Saturday, 5 November 2011

Striving Towards Equality

It has struck me that there are a lot of similarities between how some sectors of the US are treating Barack Obama, and how some sectors of Australia are treating Julia Gillard. Both heads of state are what we currently call 'minorities' - an African-American and a woman. They also both challenge the previous dominance of Caucasian males in the foremost position of leadership in their nations, making them recipients of thinly veiled discrimination from the conservative elements in society.

In the US, Morgan Freeman recently said on CNN that the Tea Party movement is racist. From the way I've seen John Boehner and most of the Republicans acting, I believe that racism is a widespread problem in the GOP as well. While Republicans would be quick to deny accusations of racism, their actions speak louder than words: their efforts to undermine Barack Obama's leadership have been so extreme, that I'm surprised that more people aren't heralding Morgan Freeman as an innovator of public opinion. But then, racism is under-acknowledged as a problem in American society, something we must be aware of if we seek to change the world.

In Australia, Julia Gillard has been criticised from the beginning for being an atheist who isn't married to her partner and has no children. These delineations have been used to attack her political agency, and de-emphasise positive and progressive actions taken. Murdoch's News Limited has run stories like this to muster up as much antipathy towards her as possible, as well as continually overemphasising misogynistic Opposition leader Tony Abbott's aggressive anti-Gillard criticism. The pronouncement of Australian misogyny is now becoming public, though, like US racism is under-acknowledged. 

What is the bigger picture here? We are at an important place where old, established norms about who has power and who is creating policy for everyone else, are being challenged and subverted. In Aus & US, the jilted former status quo will do everything it can to resist the opening up of the political sphere to as many types of people as possible. They are used to calling the shots, and for all the lip service to fostering equality and celebrating diversity, now that we have seen these societies demonstrate a more inclusive approach, the limitations of these discourses, and the fears and prejudices that circulate among and even underneath them, have been brought to the surface.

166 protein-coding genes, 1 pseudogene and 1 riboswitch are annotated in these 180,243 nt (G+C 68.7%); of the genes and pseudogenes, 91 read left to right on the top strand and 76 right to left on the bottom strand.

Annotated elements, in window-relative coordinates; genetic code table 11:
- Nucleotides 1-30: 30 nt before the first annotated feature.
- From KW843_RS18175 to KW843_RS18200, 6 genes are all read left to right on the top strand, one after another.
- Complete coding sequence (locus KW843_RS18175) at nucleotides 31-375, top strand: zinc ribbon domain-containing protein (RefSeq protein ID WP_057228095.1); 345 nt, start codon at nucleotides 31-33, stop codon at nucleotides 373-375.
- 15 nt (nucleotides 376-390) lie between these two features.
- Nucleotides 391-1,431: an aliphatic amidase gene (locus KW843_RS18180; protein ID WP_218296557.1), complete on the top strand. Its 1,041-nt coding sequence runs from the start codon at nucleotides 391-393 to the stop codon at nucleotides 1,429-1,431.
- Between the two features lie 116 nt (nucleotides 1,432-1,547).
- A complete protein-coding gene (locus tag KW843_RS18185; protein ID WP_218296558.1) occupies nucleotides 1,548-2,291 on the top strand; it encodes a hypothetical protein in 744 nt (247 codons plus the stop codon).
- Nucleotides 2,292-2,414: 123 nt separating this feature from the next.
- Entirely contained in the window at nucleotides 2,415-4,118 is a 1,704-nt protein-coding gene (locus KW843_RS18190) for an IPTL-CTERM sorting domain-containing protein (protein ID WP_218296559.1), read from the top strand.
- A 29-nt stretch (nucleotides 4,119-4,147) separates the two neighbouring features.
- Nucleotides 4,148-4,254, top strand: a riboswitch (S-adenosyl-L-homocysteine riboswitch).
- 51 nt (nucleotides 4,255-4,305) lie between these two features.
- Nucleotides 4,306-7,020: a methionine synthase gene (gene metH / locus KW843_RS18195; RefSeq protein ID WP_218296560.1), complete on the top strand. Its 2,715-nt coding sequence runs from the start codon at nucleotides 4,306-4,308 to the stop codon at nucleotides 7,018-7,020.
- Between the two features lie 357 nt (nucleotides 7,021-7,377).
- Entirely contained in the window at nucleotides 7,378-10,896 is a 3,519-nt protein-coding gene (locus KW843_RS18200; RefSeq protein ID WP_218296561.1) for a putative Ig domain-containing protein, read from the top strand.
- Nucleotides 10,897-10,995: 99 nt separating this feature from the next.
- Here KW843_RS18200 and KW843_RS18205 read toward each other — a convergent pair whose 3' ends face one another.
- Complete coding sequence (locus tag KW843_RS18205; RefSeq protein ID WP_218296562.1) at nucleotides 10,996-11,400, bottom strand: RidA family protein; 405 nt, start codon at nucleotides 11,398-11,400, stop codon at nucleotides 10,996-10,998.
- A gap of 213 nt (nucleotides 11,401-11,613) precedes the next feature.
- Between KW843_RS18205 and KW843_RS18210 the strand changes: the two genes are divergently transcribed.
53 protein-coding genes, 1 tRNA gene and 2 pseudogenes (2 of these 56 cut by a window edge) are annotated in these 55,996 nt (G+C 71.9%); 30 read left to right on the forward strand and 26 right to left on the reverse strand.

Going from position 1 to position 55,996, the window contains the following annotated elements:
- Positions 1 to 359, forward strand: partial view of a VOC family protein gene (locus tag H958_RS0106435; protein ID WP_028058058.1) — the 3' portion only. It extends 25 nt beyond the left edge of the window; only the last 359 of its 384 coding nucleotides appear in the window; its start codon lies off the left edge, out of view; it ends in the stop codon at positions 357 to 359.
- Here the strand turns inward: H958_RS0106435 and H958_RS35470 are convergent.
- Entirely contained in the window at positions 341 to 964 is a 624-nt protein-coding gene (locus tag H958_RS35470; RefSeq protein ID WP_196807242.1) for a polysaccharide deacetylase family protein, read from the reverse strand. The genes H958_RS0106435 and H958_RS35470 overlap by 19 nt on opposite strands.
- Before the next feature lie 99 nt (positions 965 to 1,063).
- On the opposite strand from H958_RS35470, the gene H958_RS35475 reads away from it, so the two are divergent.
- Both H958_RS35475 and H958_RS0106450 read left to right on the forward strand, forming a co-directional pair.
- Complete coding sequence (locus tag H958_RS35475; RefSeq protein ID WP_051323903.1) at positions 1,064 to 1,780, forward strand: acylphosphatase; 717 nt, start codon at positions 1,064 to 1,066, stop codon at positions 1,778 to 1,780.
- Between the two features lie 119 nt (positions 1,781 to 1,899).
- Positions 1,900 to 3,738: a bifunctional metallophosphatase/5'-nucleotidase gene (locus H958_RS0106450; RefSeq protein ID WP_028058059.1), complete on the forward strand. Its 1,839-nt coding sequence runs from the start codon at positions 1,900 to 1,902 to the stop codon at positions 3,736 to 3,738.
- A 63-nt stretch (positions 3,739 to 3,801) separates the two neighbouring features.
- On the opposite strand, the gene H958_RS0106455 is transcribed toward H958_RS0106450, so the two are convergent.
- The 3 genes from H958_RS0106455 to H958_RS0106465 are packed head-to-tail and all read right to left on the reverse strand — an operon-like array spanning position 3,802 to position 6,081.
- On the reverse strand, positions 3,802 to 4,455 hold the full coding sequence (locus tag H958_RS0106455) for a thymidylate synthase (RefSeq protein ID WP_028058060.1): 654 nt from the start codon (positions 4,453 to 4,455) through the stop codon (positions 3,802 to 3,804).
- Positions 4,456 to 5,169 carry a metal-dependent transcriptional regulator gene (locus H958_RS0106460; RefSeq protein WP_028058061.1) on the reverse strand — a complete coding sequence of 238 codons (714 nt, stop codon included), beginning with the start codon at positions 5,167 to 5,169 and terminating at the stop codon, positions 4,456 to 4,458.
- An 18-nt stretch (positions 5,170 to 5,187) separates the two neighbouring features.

As unfortunate as it is that good people have to suffer for histories of discrimination, the election of these leaders and their ability to cope under pressure and continuation to fight for some important progressive goals is a good sign. It shows that American and Australian people are slowly but surely re-imagining what authoritative leadership means. Their perception of powerful people is expanding. It may be that these new leaders are suffering from a full spectrum of deeply ingrained prejudice, but this is the beginning of the long march towards equality that will improve all aspects of these societies. It already is, as young disadvantaged black males are seeing a brighter future for themselves and refraining from crime in the US, and as young Australian females are inspired to aim and achieve even higher, now that they have a new role model.


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